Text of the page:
This opens up the world of local merchants in Bengal, and paints a picture equally dotted with rivalries and factionalism. Family and friendships here, too, tended to form an essential part of mercantile bonds, as is evident from numerous examples among brokers who worked for the Company. Often brothers, sons, uncles, or friends of a certain broker replaced him, when he could not continue working in his position. One of the brokers mentioned above, Kalyan Das, was the son of Rangordas, who had also worked for the VOC.Footnote 40 The young son of Deepchand named Kamalnayan was already considered to be in line to be hired as a broker by the Company, when he came of age.Footnote 41 The son of the Company’s chief weaver Bolleram, named Ghanashyam (written as Genesam), also worked for the Company.Footnote 42 In the autobiography of a seventeenth-century bania merchant, Banarasidas from Jaunpur, such bonds were further confirmed. Banarasidas’s friend Dharamdas was also his business partner.Footnote 43 That family members could also be trading partners is evident: Banarasidas’s father, Kharagsen, invested in a joint business with his uncle, Sundardas.Footnote 44 Examples from the Bengali literature of the time also provide hints about such familial mercantile bonds.Footnote 45 The fact that local merchants preferred to keep their family ties within their communities and friends is evident from the incident of Dhanapati’s marriage with Khulana, in the Chandimangal.Footnote 46 The author, Mukundaram, narrated how Khulana’s father, himself a merchant from the gondhobanik (perfumes and aromatic commodities trader) community explored all possibilities of a suitable groom for his daughter, keeping in mind the condition that the groom had to be exclusively from the same trading group.
Clearly then, the Indian merchants were also divided among themselves into competing factions that could merge their conflicts with the ongoing factional politics of the Company (see Appendix for Case A). With factions revolving around families and friends on both sides, it is possible to understand why the VOC in Bengal accommodated the local brokers in their legal space and why the brokers, on their part, participated in the Company’s legal trials. Both groups often had overlapping interests that tied them to one stretched network for fulfilling their individual and factional ambitions. This case brings forth this point in the backdrop of the VOC’s pluralistic legal existence. It shows the use of the Company’s formal legal apparatus to serve personal politics while carefully including extra-Dutch actors in its jurisdiction. At the same time, it shows the mechanism of creating differences through reduced credibility of the local brokers’ testimonies in their legal participation. Notwithstanding such differences, the merchants in Bengal actively engaged with the Company’s legal administration to serve their own competitive needs in alliance with the Company’s numerous factions, which dismissed the binary assertions of “Dutch” and “Indian”.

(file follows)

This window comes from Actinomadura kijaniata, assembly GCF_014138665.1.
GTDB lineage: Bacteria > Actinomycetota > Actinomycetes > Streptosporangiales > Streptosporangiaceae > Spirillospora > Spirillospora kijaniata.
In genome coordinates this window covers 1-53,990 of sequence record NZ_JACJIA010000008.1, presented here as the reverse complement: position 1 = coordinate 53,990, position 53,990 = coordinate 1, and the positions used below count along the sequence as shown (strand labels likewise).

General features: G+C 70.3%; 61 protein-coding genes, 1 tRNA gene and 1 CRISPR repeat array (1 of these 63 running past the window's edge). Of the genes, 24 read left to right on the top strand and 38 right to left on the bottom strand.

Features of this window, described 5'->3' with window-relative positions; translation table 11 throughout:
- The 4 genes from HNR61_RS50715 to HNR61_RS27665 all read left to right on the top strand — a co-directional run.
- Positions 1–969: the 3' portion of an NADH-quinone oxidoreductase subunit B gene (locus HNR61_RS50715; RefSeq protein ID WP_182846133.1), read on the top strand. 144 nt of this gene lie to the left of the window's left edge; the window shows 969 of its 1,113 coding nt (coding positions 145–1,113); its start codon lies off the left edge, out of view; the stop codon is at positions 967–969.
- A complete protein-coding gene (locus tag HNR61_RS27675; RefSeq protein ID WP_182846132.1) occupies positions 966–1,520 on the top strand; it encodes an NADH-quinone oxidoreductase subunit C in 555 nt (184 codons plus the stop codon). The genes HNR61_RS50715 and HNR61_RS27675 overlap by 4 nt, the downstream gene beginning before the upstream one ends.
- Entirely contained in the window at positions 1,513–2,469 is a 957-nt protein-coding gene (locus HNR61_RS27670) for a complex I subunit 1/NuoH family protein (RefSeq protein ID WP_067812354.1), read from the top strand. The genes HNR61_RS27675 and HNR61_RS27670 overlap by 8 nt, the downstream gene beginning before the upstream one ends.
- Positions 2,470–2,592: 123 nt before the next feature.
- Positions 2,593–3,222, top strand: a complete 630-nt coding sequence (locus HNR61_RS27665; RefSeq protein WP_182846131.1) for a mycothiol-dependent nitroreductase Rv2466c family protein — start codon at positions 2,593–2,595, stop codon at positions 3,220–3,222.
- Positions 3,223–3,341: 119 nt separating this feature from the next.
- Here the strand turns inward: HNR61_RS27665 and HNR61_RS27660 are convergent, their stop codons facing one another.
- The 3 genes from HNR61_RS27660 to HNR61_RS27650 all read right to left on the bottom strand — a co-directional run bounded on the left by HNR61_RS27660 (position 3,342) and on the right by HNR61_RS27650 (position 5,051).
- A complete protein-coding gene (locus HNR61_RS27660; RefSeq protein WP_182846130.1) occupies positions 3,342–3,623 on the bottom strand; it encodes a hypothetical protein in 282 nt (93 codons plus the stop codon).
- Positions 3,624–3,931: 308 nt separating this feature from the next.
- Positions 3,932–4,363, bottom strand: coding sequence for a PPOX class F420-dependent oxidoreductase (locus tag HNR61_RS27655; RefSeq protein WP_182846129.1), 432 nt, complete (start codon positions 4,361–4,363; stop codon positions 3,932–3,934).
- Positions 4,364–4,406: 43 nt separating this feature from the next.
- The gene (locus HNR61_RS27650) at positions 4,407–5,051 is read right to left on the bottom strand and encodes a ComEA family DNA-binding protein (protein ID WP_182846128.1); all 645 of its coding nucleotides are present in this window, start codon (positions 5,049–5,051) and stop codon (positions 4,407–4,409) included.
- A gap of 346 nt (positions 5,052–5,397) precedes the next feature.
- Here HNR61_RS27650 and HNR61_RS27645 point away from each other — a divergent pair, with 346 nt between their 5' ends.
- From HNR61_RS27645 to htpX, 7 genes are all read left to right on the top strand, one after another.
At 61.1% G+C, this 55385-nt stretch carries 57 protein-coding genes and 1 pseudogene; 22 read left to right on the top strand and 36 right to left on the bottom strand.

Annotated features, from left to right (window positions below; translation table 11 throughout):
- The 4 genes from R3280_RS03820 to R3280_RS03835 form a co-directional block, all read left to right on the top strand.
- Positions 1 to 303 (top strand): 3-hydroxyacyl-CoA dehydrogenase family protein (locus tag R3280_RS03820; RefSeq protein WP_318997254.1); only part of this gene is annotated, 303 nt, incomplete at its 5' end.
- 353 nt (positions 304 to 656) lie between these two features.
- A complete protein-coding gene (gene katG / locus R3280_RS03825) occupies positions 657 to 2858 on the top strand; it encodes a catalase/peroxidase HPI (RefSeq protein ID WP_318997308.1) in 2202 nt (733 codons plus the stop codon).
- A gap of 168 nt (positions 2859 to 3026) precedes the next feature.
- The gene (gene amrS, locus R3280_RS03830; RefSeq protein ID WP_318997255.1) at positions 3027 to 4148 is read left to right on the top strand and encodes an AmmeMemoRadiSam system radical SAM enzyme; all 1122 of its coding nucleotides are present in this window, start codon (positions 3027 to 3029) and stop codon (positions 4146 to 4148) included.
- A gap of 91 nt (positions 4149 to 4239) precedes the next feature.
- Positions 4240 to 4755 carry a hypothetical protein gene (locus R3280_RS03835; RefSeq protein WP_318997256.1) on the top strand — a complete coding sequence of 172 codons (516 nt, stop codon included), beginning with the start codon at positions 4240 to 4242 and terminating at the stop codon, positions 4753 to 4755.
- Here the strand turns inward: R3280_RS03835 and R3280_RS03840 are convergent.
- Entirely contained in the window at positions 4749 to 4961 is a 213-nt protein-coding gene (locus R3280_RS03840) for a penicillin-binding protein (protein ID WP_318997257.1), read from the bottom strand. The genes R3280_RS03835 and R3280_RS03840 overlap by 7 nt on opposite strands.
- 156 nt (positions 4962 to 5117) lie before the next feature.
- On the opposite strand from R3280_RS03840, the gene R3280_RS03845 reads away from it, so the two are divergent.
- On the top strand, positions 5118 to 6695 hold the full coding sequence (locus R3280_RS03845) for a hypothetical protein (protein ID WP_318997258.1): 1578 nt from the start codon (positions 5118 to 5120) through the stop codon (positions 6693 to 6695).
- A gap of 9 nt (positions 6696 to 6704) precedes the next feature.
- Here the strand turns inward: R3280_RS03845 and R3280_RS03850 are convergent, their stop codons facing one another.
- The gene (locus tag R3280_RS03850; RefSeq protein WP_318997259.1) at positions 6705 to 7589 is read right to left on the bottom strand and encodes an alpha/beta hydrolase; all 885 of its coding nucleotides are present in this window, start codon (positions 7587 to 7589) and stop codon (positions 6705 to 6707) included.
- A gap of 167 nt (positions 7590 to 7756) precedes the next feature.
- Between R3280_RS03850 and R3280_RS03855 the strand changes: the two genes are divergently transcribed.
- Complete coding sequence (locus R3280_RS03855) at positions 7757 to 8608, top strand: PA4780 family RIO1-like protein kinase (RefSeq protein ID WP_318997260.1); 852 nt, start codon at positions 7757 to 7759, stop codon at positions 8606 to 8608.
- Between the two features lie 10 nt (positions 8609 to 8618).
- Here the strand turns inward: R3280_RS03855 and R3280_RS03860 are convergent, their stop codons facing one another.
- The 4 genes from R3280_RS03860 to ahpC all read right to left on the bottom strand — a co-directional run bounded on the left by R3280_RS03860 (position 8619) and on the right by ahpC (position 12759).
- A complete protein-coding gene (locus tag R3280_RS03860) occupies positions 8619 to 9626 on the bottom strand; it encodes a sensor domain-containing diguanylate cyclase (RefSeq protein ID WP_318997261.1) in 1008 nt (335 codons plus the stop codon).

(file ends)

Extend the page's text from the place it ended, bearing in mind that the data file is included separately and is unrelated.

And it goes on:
Case B: The Death of Bolleram’s Widow
If ever there was a case in the Company’s legal history that involved all layers of political and judicial authorities – from the Raad van Justitie to the qazi and from the Heren XVII to the Mughal emperor Aurangzeb – then this was it. Both Om Prakash and F.S. Gaastra have written about this case.Footnote 47 But the Indian side of the story was quickly passed over, missing the nuances of this unique legal encounter in 1672. It all began when Bolleram Sjoudhuri (or possibly Boloram or Bhole Ram Chowdhuri), the Company’s masterhaspelaar (seniorHeren XVII in the Republic).